A TEENAGER with hearing problems who was inspired to act by Dr Who has won the chance to perform on stage.

Joseph Melville-Reed, who is moderately deaf, took to the stage after winning Raising the Bar, a competition by the National Deaf Children’s Society to encourage children to follow their dreams and take part in the arts.

The prize for the 14-year-old, of Hove, was a weekend masterclass with a deaf professional from the arts industry to develop his drama skills before a live performance for family and friends in Birmingham.

Joseph said: "I began to enjoy watching Dr Who and Matt Smith inspired me to think about acting, as it looked so much fun.

"I began to memorise some of his speeches and began to act with feeling and passion. My great grandparents were stage actors so I am hoping I have inherited their genes. My mum noticed the competition and asked me if I wanted to enter. I went ahead with it and was so pleased to find out I was one of the winners."

Joseph was nervous about going to Birmingham but it was worth the trip.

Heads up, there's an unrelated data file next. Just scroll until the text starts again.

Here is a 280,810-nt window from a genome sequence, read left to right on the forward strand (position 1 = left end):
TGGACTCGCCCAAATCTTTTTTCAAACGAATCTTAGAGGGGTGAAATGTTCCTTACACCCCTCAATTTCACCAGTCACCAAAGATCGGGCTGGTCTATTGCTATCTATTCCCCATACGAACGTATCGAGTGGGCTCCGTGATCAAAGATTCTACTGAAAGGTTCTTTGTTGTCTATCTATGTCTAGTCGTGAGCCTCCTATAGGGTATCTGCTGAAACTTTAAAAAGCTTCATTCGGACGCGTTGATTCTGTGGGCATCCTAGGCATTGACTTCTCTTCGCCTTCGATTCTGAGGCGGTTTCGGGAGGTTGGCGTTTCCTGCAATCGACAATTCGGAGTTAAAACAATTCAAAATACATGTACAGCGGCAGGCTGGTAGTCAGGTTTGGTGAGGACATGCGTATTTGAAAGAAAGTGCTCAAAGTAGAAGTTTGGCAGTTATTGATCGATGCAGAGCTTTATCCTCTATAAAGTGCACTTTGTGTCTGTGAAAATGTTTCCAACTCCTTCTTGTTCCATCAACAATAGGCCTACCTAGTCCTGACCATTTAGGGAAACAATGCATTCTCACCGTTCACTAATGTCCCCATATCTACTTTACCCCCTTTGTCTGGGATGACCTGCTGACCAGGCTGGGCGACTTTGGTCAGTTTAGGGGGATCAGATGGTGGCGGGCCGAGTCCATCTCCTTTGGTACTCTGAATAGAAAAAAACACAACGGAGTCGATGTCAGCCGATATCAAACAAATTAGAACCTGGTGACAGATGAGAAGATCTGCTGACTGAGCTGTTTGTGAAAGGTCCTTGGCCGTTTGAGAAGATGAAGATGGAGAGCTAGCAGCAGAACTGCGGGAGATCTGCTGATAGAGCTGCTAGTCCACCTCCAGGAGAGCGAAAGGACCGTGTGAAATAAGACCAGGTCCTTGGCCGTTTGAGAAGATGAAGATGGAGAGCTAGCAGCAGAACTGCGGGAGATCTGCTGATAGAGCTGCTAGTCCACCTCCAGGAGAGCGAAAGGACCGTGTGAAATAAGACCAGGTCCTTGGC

"I knew I would be spending a lot of time with people I didn't know and I don't have many deaf friend," he said.

"But everyone was so welcoming and so full of energy and excitement that it was easy for me to be caught up in the fun of it all.

“I picked up a lot more sign language during the weekend and I learnt how to control my voice, how to make my acting more powerful and how to pronounce certain words that due to my deafness, I found hard to distinguish. It was daunting speaking and acting in front of so many people, but I was pleased it went so well. All of us performers became close and it was great to share in everyone's success.”

Deaf actress Sophie Stone, who played Cass in Dr Who, launched the contest. She said: “I was so impressed by the high standard of competition entries.

"I know how vital it is for deaf children and young people to be in an environment where they can build confidence, gain skills and make new friends. "Deaf children are just as capable as everyone else, we just need to make sure they get the right support."